New England Patriots

MINNEAPOLIS, MINNESOTA - OCTOBER 30: DeAndre Hopkins #10 of the Arizona Cardinals catches the ball for a touchdown as Harrison Smith #22 of the Minnesota Vikings defends during the second quarter at U.S. Bank Stadium on October 30, 2022 in Minneapolis, Minnesota. (Photo by Adam Bettcher/Getty Images)

As the DeAndre Hopkins rumors heat up, the Patriots certainly seem to be angling themselves to land the 30-year-old, five-time All-Pro. Multiple reports have noted the team’s “interest,” but it remains unknown to this point how strong that interest is, or to what level it’s reciprocated.

If one thing has been made clear about Hopkins’ overall situation in recent days, it’s what he’s looking for from teams. Multiple reports late last week painted a picture of a player who is looking to – above all else – land one more big contract while in his prime.

  • As we discussed last week, Hopkins taking that approach is both good and bad news for the Patriots if they want to sign him. Ultimately, it very well could come down to them simply outbidding other teams.

    Within their bid though, there are two key things the Patriots will need to account for to set themselves apart from other teams in the mix. Using round numbers as an example, if one team offers Hopkins $10,000,000, they may not be able to win by offering $10,000,001.

    The first variable is a simple one – taxes. In a recent interview, Hopkins was asked about the potential of signing with the Dallas Cowboys, and what he said of the teams colors. He replied “No state tax is my favorite,” as passed along by Pat Leonard of the New York Daily News.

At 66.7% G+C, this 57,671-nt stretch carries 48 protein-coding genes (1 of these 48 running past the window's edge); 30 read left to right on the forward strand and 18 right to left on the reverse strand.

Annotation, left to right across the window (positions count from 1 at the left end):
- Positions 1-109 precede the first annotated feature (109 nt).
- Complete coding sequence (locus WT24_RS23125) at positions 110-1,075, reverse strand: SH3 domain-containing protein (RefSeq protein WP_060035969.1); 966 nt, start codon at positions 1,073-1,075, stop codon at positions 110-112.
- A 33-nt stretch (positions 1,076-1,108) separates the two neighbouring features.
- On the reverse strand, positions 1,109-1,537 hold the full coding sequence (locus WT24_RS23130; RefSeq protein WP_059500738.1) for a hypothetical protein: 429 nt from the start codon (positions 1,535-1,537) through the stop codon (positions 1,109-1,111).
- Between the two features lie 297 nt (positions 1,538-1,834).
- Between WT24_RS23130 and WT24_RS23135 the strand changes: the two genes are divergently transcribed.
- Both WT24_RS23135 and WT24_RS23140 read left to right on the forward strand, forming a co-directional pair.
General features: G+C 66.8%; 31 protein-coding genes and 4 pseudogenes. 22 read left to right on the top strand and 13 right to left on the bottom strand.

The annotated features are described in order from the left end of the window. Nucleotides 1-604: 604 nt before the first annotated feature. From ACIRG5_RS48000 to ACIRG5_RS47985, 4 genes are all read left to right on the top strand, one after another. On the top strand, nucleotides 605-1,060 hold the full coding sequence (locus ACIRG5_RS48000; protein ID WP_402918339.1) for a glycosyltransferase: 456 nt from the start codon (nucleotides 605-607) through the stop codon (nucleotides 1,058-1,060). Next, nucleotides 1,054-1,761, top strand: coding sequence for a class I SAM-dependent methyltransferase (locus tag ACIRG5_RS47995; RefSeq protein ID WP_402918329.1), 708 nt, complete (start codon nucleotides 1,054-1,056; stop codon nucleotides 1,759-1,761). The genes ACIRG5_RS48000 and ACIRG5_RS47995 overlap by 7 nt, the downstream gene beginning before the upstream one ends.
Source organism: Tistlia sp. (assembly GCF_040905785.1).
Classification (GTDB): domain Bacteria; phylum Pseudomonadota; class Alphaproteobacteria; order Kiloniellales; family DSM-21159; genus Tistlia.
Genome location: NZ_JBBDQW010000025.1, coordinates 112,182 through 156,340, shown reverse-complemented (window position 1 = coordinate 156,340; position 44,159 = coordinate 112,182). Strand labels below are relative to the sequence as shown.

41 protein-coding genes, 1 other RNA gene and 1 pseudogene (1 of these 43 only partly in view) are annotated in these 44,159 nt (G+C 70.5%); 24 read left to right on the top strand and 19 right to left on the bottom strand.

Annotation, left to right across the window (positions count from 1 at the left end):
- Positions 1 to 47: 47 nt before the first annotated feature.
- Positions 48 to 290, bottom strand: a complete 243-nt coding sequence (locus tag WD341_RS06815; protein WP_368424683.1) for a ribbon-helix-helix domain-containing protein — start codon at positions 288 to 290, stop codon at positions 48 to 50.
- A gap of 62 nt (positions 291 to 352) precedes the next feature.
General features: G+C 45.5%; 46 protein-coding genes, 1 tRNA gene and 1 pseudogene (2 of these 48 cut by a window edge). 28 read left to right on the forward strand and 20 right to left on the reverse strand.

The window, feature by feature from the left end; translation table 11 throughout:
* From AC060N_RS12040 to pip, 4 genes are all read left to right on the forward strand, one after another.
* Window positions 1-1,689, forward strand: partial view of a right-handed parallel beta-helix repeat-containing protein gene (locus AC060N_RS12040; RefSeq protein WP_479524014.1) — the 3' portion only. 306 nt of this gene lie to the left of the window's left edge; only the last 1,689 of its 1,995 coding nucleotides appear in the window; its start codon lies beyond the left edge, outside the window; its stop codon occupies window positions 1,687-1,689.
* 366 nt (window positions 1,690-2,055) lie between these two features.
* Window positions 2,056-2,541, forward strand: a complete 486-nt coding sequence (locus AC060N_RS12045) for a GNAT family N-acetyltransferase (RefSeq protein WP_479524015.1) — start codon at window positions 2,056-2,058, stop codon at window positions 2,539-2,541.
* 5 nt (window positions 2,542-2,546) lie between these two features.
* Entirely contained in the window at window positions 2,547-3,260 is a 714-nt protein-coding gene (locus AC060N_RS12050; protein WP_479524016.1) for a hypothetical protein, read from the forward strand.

A few teams rumored to be interested in Hopkins, such as the Houston Texans, play in states with no income tax. Others such as the Cleveland Browns and Detroit Lions, play in states with lower tax rates than Massachusetts. That’s something the Patriots will need to compensate for when putting together their offer.

  • The other thing the Patriots will need to consider – because Hopkins probably will be – is his relationship with current coordinator Bill O’Brien. O’Brien and Hopkins worked together in Houston when O’Brien has the head coach and GM. The two reportedly didn’t get along and it was ultimately O’Brien who traded Hopkins off the Texans.

    While they reportedly had a bad relationship at the time, the question remains – has enough time passed that they could mend the bridge? If not is there something the Patriots could do – financially or otherwise – to convince Hopkins to work with O’Brien again? On his podcast last week, ESPN NFL insider Adam Schefter addressed that question…

    “What I keep coming back to is that, in Houston, the man that traded DeAndre Hopkins was the then-Texans head coach Bill O’Brien. And who’s the Patriots’ offensive coordinator now? Bill O’Brien,” Schefter says. “I don’t think those two individuals, Bill O’Brien, and DeAndre Hopkins, particularly cared for one another. So now it’s okay – that they’re just going to go back and get back together and be alright working together? I don’t know about that.”

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  • “I don’t know that New England is going to be atop his list,” Schefter continues. “Now, it may be the one that makes the most financial sense, and if it is, then, of course, everybody can make it work. But I just don’t think we start out thinking that New England is going to be a top option, though, in the end, it could end up being the place that he lands.”

    That quote from Schefter only reinforces the point here. If the Patriots want to sign Hopkins, that conversation starts and ends with the financial element. At 30 years old and coming off a season where he caught 64 passes for 717 yards and three touchdowns in just nine games (a full-season pace of 121 catches, 1,354 yards, and six touchdowns), he’s trying to get one last big contract while he still can. Will the Patriots be the team to give it to him?

  • Alex Barth is a writer and digital producer for Any opinions expressed do not necessarily reflect those of 98.5 The Sports Hub, Beasley Media Group, or any subsidiaries. Thoughts? Comments? Questions? Looking for a podcast guest? Let him know on Twitter @RealAlexBarth or via email at

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